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Kalinin K-7


Heavy Bomber / Passenger Airliner Prototype


Soviet Union | 1933



"The sole-built Kalinin K-7 was cancelled in 1935, having completed some seven test flights during its short-lived career."



Authored By: Staff Writer | Last Edited: 10/28/2018 | Content ©www.MilitaryFactory.com | The following text is exclusive to this site; No A.I. was used in the generation of this content.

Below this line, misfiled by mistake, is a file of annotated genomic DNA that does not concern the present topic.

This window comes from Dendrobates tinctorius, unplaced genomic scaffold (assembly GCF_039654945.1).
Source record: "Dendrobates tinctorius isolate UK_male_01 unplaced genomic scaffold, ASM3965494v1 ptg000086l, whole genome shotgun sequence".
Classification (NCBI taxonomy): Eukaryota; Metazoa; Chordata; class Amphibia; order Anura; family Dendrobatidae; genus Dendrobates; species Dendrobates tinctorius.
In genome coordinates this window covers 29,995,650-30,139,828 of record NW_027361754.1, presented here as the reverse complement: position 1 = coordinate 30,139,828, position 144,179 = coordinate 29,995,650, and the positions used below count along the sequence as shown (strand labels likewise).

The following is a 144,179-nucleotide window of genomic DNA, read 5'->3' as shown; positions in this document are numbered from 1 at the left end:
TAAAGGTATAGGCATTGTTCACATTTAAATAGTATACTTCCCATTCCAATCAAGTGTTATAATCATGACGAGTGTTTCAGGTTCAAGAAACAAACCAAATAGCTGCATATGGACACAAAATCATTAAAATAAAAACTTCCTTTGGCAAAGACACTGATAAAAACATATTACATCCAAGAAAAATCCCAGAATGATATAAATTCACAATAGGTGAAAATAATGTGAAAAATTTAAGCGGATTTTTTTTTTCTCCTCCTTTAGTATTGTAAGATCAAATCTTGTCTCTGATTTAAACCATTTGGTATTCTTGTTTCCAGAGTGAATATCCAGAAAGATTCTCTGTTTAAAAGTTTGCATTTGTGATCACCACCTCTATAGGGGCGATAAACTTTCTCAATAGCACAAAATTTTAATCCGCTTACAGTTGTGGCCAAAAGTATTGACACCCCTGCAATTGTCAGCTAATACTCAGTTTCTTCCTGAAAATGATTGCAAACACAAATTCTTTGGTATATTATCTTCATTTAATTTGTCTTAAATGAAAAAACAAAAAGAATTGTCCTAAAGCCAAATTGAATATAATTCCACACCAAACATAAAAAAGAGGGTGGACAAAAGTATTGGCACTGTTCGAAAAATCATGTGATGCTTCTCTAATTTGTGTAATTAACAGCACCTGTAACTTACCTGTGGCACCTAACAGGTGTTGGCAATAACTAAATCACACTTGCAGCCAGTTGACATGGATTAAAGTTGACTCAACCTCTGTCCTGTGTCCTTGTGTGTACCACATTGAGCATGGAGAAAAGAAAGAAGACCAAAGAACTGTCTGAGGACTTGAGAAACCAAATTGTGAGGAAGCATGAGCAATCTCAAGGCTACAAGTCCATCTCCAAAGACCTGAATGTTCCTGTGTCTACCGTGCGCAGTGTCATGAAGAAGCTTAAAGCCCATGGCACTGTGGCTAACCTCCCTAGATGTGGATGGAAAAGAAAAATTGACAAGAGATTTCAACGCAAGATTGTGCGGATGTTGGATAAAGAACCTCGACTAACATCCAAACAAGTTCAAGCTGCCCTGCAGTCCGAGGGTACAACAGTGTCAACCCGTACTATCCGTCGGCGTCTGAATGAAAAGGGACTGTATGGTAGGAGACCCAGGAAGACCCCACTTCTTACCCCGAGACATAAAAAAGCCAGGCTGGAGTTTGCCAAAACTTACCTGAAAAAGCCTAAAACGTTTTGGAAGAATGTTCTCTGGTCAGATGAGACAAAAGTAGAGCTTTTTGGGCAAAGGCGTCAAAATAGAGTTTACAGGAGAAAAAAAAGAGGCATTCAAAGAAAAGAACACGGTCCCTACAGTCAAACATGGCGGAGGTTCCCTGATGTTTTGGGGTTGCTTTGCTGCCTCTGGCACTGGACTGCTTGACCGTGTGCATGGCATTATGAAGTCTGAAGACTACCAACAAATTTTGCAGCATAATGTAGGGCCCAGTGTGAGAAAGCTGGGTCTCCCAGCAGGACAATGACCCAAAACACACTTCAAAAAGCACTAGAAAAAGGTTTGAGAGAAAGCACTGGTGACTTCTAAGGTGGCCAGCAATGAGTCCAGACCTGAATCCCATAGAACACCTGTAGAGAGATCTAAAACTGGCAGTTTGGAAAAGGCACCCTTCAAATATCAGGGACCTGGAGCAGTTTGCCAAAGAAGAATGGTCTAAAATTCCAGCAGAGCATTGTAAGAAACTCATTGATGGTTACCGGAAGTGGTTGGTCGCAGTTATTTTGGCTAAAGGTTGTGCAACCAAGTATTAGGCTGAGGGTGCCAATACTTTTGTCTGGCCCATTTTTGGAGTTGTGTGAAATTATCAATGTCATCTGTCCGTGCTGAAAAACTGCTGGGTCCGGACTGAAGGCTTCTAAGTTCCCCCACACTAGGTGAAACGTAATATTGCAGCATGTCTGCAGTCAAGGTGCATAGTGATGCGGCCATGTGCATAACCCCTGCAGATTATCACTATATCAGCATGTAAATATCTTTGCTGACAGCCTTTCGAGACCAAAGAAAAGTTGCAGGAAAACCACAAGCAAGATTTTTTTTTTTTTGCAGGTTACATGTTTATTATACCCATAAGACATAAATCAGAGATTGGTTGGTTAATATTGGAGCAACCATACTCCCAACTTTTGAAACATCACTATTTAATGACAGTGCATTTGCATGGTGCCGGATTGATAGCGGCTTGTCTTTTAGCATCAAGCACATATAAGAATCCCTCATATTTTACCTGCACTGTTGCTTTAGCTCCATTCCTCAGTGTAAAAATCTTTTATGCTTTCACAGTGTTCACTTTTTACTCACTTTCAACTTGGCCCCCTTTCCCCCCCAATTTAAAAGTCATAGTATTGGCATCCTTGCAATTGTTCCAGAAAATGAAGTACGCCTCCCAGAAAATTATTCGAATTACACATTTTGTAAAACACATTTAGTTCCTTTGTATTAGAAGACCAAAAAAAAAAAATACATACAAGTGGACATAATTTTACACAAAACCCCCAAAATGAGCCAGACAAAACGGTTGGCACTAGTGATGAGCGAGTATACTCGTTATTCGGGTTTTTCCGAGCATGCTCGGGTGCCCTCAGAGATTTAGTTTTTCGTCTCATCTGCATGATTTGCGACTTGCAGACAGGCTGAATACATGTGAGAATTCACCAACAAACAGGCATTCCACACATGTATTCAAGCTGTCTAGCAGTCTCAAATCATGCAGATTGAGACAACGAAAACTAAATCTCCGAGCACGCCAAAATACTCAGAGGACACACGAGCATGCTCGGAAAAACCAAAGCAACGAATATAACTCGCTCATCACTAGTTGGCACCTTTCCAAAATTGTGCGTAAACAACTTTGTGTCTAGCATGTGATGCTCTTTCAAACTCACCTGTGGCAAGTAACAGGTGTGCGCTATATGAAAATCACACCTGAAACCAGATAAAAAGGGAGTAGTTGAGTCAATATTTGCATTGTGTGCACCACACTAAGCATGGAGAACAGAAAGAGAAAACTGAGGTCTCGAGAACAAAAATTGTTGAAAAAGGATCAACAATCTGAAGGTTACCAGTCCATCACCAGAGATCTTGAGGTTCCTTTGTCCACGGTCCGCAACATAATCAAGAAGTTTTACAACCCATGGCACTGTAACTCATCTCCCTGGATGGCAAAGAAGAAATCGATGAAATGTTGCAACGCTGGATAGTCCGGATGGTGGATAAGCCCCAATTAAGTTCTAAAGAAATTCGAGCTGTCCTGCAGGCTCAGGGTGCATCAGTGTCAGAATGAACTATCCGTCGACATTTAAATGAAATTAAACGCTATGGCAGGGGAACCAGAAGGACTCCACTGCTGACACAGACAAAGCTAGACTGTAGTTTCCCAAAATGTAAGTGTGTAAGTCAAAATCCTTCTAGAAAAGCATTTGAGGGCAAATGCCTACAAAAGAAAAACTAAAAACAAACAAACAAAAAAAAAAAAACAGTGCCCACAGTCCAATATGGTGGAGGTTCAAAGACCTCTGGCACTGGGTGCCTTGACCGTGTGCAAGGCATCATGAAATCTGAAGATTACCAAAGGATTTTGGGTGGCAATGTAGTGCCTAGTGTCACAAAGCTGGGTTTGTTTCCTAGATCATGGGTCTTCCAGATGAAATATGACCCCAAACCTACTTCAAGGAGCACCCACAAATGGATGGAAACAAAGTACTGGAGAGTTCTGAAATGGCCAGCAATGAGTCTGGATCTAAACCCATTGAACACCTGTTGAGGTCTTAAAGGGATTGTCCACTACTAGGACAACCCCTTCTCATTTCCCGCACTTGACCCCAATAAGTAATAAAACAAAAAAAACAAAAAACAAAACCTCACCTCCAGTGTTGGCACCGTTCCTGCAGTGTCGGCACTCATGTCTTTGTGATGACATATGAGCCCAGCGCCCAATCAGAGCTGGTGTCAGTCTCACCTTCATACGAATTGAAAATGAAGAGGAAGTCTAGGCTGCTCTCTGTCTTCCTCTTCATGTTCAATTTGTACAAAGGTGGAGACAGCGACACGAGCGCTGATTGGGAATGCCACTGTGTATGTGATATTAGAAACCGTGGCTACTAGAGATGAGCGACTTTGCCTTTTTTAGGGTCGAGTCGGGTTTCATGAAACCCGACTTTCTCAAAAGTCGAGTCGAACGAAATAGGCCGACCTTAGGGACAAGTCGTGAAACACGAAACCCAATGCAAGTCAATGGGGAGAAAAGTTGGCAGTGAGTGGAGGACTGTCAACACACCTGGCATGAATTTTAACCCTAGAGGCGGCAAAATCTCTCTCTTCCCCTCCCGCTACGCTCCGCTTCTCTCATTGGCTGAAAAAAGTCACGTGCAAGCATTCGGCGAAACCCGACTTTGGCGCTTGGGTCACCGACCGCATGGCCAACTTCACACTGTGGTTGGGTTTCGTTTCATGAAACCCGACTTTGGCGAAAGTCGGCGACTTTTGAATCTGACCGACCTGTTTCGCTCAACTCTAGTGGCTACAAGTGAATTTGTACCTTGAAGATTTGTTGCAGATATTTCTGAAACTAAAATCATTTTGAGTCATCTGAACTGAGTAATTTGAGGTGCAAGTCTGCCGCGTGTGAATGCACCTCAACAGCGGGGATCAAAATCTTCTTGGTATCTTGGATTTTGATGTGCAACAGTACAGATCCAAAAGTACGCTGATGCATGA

Konstantin Kalinin (1889-1938) had forged his history in aviation as a Red Army pilot during the Russian Civil War (1918-1920). After the war, and having joined the Communist Party (1912-1991), he established a design bureau to continue his affair. Design work resulted in several aircraft of the post-war period, all bearing his name, and this stable included the Kalinin "K-4" and "K-5". The K-5 proved of particular note for it became the most-produced Soviet airliner during its time with some 260 built from 1929 onwards. From this work came about one of the most grand of the Kalinin designs in the mammoth "K-7" - intended for the military bomber role and as a passenger airliner. However, the design only ever remained as an experimental prototype and its future was put very much in doubt after Kalinin himself was executed during Stalin's senior level purges predating World War 2 (1939-1945).